We previously reported that the heat shock protein 105 (HSP105), identified by a serological analysis of the recombinant cDNA expression library (SEREX) using the serum from a pancreatic cancer patient, was overexpressed in various human tumors and the testis in adult human tissues by immunohistochemical analysis. In the present study, to elucidate the biological function of HSP105 protein in cancer cells, we first established NIH3T3 cells overexpressing murine HSP105 (NIH3T3-HSP105). The NIH3T3-HSP105 cells acquired resistance to apoptosis induced by heat shock or doxorubicin. The siRNA-mediated suppression of HSP105 protein expression induced apoptosis in human cancer cells but not in fibroblasts. By the combination of siRNA introduction and doxorubicin or heat shock treatment, apoptosis was synergistically induced in a human colon cancer cell line, HCT116 cells. In vivo, siRNA inoculation into a human gastric cancer cell line KATO-3 tumor established in the flank of an NOD SCID mouse suppressed the tumor growth. This siRNA-induced apoptosis was mediated through caspases, but not p53 tumor suppressor protein, even though the HSP105 protein was bound to wild type p53 protein in HCT116 cells. These findings suggest that the constitutive overexpression of HSP105 in cancer cells is therefore involved in malignant transformation by protecting tumor cells from apoptosis. HSP105 may thus be a novel target molecule for cancer therapy and the treatment regimen using synthetic siRNA to suppress the expression of HSP105 protein may therefore provide a new strategy for cancer therapy.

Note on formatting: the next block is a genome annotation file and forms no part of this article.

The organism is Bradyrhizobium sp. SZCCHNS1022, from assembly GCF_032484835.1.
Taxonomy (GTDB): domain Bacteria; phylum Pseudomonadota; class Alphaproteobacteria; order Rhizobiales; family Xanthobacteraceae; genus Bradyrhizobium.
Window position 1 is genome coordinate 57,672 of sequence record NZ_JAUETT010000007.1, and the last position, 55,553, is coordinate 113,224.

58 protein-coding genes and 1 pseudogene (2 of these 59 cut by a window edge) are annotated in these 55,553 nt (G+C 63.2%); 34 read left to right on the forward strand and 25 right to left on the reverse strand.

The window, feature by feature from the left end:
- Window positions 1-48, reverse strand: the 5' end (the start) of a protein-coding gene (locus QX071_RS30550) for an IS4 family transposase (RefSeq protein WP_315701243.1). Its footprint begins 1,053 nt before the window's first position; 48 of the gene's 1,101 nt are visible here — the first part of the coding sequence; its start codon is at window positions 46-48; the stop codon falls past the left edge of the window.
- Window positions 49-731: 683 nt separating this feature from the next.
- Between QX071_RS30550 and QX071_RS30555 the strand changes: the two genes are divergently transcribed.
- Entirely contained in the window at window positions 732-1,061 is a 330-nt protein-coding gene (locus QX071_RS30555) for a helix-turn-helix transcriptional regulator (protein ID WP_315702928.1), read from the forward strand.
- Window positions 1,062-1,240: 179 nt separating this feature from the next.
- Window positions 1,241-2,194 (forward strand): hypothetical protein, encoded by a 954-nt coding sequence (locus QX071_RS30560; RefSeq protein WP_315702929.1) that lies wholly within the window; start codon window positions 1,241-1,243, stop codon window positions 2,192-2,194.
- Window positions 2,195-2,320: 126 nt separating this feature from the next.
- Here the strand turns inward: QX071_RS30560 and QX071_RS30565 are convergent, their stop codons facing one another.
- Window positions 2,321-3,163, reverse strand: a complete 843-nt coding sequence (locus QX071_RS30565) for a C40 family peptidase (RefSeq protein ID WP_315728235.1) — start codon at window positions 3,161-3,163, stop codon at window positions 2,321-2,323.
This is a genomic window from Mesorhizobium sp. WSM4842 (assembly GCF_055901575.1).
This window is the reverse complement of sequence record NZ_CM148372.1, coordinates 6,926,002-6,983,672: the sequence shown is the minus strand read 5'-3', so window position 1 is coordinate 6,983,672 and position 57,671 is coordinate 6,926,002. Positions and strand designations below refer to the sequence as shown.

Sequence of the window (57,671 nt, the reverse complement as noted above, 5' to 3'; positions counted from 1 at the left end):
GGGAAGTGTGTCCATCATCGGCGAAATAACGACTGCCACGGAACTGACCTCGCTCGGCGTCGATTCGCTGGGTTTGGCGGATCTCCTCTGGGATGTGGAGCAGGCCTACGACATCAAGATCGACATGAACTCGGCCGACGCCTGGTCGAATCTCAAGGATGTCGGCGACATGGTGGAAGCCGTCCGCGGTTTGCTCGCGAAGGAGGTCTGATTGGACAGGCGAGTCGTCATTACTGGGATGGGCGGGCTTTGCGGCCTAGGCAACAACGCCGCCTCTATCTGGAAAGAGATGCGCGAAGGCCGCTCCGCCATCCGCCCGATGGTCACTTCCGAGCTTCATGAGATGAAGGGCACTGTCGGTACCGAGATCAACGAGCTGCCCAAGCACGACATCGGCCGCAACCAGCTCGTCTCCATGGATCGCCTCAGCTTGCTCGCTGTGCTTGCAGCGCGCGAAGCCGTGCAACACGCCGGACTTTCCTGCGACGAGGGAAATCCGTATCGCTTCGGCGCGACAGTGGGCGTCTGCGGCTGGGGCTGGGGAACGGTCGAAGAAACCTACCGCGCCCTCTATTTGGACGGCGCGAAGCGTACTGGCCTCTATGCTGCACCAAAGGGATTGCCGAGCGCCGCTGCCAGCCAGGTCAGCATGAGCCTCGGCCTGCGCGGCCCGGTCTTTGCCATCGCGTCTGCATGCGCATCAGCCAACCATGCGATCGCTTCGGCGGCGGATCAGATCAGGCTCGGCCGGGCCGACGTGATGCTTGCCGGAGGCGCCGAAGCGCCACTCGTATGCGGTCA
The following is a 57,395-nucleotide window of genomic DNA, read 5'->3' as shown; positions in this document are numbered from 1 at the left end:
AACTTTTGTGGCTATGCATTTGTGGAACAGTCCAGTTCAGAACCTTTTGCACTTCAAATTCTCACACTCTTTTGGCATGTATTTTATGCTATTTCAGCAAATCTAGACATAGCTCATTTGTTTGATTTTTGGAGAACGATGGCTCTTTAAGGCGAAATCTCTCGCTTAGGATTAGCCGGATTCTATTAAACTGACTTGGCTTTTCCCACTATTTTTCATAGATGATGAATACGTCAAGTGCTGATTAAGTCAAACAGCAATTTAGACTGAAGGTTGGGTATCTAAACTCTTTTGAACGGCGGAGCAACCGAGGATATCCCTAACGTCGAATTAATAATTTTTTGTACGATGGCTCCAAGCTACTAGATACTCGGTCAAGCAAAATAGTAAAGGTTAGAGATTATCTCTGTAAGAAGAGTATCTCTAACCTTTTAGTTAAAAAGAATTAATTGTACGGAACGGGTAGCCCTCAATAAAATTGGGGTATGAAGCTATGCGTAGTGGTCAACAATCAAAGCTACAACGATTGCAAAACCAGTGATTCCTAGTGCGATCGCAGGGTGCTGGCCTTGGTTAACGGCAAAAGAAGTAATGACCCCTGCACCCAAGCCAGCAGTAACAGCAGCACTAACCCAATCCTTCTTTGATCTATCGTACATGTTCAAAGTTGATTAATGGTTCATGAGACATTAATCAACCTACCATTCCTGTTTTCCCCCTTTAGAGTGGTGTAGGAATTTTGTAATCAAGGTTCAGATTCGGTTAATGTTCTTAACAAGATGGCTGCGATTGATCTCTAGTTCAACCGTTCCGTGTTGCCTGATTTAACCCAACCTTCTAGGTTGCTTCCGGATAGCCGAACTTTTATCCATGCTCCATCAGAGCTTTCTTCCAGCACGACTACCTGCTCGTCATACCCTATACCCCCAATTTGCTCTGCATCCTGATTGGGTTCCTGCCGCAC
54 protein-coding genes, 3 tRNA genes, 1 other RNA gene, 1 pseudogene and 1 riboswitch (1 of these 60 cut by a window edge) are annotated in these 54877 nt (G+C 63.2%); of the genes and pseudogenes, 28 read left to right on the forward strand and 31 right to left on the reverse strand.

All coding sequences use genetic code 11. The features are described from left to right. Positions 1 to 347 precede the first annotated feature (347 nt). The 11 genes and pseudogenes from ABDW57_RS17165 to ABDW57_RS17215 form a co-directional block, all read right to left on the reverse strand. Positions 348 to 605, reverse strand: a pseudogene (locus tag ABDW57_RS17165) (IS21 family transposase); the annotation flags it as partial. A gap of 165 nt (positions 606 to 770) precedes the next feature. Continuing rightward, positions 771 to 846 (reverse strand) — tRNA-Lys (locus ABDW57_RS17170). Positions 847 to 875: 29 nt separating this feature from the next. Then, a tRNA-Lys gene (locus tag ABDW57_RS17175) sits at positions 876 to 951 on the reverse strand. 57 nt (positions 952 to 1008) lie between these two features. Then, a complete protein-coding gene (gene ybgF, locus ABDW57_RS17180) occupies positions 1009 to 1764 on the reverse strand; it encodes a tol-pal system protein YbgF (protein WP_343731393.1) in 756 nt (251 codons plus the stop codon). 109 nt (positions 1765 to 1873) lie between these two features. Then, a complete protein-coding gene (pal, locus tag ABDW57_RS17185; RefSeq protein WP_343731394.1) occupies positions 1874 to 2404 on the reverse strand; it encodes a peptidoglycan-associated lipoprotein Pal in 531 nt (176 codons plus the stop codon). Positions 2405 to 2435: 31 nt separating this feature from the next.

[Proc Amer Assoc Cancer Res, Volume 47, 2006]